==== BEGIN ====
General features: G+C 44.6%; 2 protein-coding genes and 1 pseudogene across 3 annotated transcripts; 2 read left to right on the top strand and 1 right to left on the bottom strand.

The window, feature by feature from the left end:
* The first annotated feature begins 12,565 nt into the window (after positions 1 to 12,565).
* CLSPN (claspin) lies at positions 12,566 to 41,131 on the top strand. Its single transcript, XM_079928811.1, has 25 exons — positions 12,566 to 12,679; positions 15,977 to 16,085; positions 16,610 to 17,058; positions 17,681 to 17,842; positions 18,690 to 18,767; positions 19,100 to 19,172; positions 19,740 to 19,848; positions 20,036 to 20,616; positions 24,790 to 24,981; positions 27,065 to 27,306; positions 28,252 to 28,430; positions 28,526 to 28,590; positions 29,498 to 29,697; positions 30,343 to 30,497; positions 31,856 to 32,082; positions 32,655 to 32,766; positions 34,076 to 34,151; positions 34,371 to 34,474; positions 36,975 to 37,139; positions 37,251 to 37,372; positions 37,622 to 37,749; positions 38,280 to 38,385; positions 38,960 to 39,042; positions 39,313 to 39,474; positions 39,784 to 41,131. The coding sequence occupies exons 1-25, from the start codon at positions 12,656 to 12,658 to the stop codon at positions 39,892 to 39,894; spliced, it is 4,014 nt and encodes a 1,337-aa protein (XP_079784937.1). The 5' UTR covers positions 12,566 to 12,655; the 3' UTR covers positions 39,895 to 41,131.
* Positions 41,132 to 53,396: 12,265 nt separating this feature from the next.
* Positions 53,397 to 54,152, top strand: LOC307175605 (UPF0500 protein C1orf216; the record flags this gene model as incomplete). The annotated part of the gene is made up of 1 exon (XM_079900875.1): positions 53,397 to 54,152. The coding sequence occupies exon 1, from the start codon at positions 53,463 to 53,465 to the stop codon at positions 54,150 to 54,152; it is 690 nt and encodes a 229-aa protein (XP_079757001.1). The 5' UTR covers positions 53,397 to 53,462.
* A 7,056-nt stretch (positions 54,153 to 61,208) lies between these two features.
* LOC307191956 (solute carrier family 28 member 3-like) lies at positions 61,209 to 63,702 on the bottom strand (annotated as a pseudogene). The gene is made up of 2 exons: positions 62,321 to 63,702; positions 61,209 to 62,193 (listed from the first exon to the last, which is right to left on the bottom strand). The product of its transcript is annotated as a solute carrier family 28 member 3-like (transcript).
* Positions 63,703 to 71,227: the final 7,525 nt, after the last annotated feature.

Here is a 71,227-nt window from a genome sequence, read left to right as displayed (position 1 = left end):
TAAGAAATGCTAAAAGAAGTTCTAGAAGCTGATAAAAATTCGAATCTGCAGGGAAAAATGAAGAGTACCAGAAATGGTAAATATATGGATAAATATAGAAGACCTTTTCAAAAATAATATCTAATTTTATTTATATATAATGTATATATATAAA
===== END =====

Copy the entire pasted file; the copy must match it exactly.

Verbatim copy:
General features: G+C 44.6%; 2 protein-coding genes and 1 pseudogene across 3 annotated transcripts; 2 read left to right on the top strand and 1 right to left on the bottom strand.

The window, feature by feature from the left end:
* The first annotated feature begins 12,565 nt into the window (after positions 1 to 12,565).
* CLSPN (claspin) lies at positions 12,566 to 41,131 on the top strand. Its single transcript, XM_079928811.1, has 25 exons — positions 12,566 to 12,679; positions 15,977 to 16,085; positions 16,610 to 17,058; positions 17,681 to 17,842; positions 18,690 to 18,767; positions 19,100 to 19,172; positions 19,740 to 19,848; positions 20,036 to 20,616; positions 24,790 to 24,981; positions 27,065 to 27,306; positions 28,252 to 28,430; positions 28,526 to 28,590; positions 29,498 to 29,697; positions 30,343 to 30,497; positions 31,856 to 32,082; positions 32,655 to 32,766; positions 34,076 to 34,151; positions 34,371 to 34,474; positions 36,975 to 37,139; positions 37,251 to 37,372; positions 37,622 to 37,749; positions 38,280 to 38,385; positions 38,960 to 39,042; positions 39,313 to 39,474; positions 39,784 to 41,131. The coding sequence occupies exons 1-25, from the start codon at positions 12,656 to 12,658 to the stop codon at positions 39,892 to 39,894; spliced, it is 4,014 nt and encodes a 1,337-aa protein (XP_079784937.1). The 5' UTR covers positions 12,566 to 12,655; the 3' UTR covers positions 39,895 to 41,131.
* Positions 41,132 to 53,396: 12,265 nt separating this feature from the next.
* Positions 53,397 to 54,152, top strand: LOC307175605 (UPF0500 protein C1orf216; the record flags this gene model as incomplete). The annotated part of the gene is made up of 1 exon (XM_079900875.1): positions 53,397 to 54,152. The coding sequence occupies exon 1, from the start codon at positions 53,463 to 53,465 to the stop codon at positions 54,150 to 54,152; it is 690 nt and encodes a 229-aa protein (XP_079757001.1). The 5' UTR covers positions 53,397 to 53,462.
* A 7,056-nt stretch (positions 54,153 to 61,208) lies between these two features.
* LOC307191956 (solute carrier family 28 member 3-like) lies at positions 61,209 to 63,702 on the bottom strand (annotated as a pseudogene). The gene is made up of 2 exons: positions 62,321 to 63,702; positions 61,209 to 62,193 (listed from the first exon to the last, which is right to left on the bottom strand). The product of its transcript is annotated as a solute carrier family 28 member 3-like (transcript).
* Positions 63,703 to 71,227: the final 7,525 nt, after the last annotated feature.

Here is a 71,227-nt window from a genome sequence, read left to right as displayed (position 1 = left end):
TAAGAAATGCTAAAAGAAGTTCTAGAAGCTGATAAAAATTCGAATCTGCAGGGAAAAATGAAGAGTACCAGAAATGGTAAATATATGGATAAATATAGAAGACCTTTTCAAAAATAATATCTAATTTTATTTATATATAATGTATATATATAAA